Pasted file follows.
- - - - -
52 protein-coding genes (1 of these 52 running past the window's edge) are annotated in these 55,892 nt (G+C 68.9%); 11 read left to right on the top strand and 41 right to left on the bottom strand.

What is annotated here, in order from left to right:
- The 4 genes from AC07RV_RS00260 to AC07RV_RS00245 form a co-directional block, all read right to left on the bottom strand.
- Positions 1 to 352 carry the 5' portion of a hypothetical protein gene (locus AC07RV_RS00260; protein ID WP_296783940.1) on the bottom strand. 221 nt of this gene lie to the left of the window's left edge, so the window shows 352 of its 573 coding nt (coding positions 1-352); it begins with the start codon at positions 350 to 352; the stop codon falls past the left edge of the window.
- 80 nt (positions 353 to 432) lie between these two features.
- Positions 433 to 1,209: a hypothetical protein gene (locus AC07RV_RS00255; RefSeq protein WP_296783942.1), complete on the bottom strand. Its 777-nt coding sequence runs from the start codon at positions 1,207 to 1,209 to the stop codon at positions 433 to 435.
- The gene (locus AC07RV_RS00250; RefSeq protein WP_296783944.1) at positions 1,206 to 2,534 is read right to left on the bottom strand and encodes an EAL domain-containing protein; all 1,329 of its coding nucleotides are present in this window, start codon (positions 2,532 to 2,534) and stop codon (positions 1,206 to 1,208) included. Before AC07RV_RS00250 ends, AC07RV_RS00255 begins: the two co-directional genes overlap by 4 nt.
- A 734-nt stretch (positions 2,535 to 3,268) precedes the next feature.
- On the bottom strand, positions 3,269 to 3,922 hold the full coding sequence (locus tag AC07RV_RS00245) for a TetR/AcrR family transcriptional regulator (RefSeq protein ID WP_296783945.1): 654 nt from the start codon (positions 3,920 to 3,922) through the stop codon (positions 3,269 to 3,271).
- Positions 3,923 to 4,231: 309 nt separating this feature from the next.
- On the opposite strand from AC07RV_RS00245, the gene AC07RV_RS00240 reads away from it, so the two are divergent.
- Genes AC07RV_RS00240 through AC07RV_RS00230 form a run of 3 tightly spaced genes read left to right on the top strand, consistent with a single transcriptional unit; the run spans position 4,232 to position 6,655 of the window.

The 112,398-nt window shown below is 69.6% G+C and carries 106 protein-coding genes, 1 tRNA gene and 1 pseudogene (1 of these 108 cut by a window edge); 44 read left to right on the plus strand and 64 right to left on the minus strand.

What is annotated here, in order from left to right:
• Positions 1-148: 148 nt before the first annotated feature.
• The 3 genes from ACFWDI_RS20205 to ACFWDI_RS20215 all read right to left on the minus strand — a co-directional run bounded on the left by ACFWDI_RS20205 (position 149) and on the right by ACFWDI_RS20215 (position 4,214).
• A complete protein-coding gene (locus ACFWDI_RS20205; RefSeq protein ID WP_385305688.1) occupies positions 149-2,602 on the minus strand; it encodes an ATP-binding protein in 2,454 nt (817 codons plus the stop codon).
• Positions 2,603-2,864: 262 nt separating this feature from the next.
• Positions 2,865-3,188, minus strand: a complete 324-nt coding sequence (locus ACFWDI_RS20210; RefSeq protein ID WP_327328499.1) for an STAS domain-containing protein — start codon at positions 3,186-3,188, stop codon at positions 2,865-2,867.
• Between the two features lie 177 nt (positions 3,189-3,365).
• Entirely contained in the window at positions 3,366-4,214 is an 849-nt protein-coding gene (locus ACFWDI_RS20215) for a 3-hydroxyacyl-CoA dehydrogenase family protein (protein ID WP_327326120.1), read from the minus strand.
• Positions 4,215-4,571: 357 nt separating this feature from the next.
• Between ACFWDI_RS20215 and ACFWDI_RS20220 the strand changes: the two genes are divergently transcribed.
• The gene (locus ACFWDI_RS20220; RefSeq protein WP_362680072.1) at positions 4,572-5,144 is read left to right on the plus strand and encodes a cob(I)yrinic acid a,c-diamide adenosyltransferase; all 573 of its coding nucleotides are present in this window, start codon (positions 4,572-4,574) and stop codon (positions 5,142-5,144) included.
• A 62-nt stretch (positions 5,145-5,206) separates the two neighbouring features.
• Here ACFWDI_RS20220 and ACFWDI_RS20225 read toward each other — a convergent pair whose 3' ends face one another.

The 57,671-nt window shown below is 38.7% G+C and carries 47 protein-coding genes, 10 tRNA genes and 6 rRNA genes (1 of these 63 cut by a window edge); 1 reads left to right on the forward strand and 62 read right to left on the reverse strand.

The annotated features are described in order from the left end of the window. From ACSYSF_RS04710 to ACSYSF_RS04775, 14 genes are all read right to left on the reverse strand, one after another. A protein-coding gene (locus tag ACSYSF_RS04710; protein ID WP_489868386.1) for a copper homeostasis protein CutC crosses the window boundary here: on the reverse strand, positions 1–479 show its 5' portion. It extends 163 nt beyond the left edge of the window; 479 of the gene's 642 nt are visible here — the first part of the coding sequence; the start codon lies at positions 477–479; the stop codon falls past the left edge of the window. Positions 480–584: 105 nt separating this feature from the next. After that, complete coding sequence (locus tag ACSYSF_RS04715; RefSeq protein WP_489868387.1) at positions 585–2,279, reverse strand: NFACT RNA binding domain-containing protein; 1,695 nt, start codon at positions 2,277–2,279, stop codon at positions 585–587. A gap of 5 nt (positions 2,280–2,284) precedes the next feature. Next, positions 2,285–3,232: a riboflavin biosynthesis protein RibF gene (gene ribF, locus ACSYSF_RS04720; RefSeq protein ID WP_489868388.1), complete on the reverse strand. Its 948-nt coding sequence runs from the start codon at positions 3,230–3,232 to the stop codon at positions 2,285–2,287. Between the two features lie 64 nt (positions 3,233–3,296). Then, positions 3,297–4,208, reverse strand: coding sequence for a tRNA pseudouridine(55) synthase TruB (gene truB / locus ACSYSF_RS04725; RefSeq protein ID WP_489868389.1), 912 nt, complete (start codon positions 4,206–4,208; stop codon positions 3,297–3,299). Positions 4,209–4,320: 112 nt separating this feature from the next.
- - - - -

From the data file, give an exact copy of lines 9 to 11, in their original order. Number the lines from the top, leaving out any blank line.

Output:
- On the bottom strand, positions 3,269 to 3,922 hold the full coding sequence (locus tag AC07RV_RS00245) for a TetR/AcrR family transcriptional regulator (RefSeq protein ID WP_296783945.1): 654 nt from the start codon (positions 3,920 to 3,922) through the stop codon (positions 3,269 to 3,271).
- Positions 3,923 to 4,231: 309 nt separating this feature from the next.
- On the opposite strand from AC07RV_RS00245, the gene AC07RV_RS00240 reads away from it, so the two are divergent.